But South Carolina women's basketball has been a whole different kind of thing under Dawn Staley, who took over in 2008. This really matters to South Carolina fans now. It's why they came up in nine busloads and outnumbered the Tar Heels fans. It's why they were sweating, their stomachs knotted, and pleading with "fate" to not let it happen again. It's a fan base that sees the big picture and wants to be part of it.
Everyone knew an Elite Eight this year would mean something bigger than in 2002, because everything about South Carolina women's basketball is bigger now. Including the heartbreaks, like the one the Gamecocks felt last year in falling to the Tar Heels.
"It was definitely a combination of relief and joy. To have this win in the Sweet 16, we feel like we are getting over a hump. We're excited about it. This was a perfect example of how much depth we have and how many people can contribute." South Carolina's Elem Ibiam on Friday's victory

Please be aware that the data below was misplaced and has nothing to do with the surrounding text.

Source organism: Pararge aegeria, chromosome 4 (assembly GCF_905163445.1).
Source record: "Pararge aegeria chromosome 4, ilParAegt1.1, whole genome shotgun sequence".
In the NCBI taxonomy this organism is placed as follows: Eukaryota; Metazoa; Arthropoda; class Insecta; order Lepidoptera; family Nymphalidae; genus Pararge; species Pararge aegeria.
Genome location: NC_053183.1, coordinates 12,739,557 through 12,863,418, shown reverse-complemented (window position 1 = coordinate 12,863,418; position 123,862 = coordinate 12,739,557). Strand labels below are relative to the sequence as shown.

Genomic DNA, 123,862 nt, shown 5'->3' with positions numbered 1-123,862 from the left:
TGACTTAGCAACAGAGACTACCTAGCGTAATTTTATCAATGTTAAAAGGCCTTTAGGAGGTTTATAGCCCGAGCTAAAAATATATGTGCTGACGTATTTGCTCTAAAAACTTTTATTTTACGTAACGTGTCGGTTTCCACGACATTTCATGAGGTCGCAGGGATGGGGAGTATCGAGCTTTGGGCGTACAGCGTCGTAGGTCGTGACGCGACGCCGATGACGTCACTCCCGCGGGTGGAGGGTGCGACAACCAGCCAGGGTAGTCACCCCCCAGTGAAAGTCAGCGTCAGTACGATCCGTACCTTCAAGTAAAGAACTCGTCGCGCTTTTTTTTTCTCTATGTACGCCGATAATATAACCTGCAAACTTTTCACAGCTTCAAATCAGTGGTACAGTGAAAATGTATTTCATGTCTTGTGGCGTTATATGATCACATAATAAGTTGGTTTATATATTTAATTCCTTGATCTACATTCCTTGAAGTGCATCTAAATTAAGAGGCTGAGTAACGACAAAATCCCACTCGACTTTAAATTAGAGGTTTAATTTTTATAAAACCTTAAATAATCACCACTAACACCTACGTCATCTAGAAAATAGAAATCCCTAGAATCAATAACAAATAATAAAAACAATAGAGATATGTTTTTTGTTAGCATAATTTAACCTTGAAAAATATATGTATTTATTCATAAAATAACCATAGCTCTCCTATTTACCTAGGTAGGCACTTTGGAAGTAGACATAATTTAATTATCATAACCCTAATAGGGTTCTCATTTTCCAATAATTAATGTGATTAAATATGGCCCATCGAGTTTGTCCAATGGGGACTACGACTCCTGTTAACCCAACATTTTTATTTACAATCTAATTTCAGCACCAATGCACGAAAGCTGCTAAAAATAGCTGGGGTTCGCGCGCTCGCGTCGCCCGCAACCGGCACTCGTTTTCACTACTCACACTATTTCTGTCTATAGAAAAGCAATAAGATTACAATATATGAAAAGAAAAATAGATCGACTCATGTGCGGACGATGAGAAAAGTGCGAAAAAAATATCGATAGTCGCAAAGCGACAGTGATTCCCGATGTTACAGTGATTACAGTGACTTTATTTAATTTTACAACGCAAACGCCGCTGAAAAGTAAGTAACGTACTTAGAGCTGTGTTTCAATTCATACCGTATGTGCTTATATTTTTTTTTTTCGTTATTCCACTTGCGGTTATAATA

That was Gaines' first season with South Carolina after transferring from junior college. Ibiam and Welch, though, had also been around for the Gamecocks' loss in the Sweet 16 in 2012, when Stanford beat South Carolina by 16. So many fantastic things have happened in the seniors' time in Columbia, but was it all going to be over like this? A terrible repeat?
So there she was, Gaines on the stripe, the score 63-60 North Carolina. Gaines, who is from Chester, South Carolina, played her first two seasons at Louisburg College in North Carolina, where she was the 2013 WBCA junior college player of the year.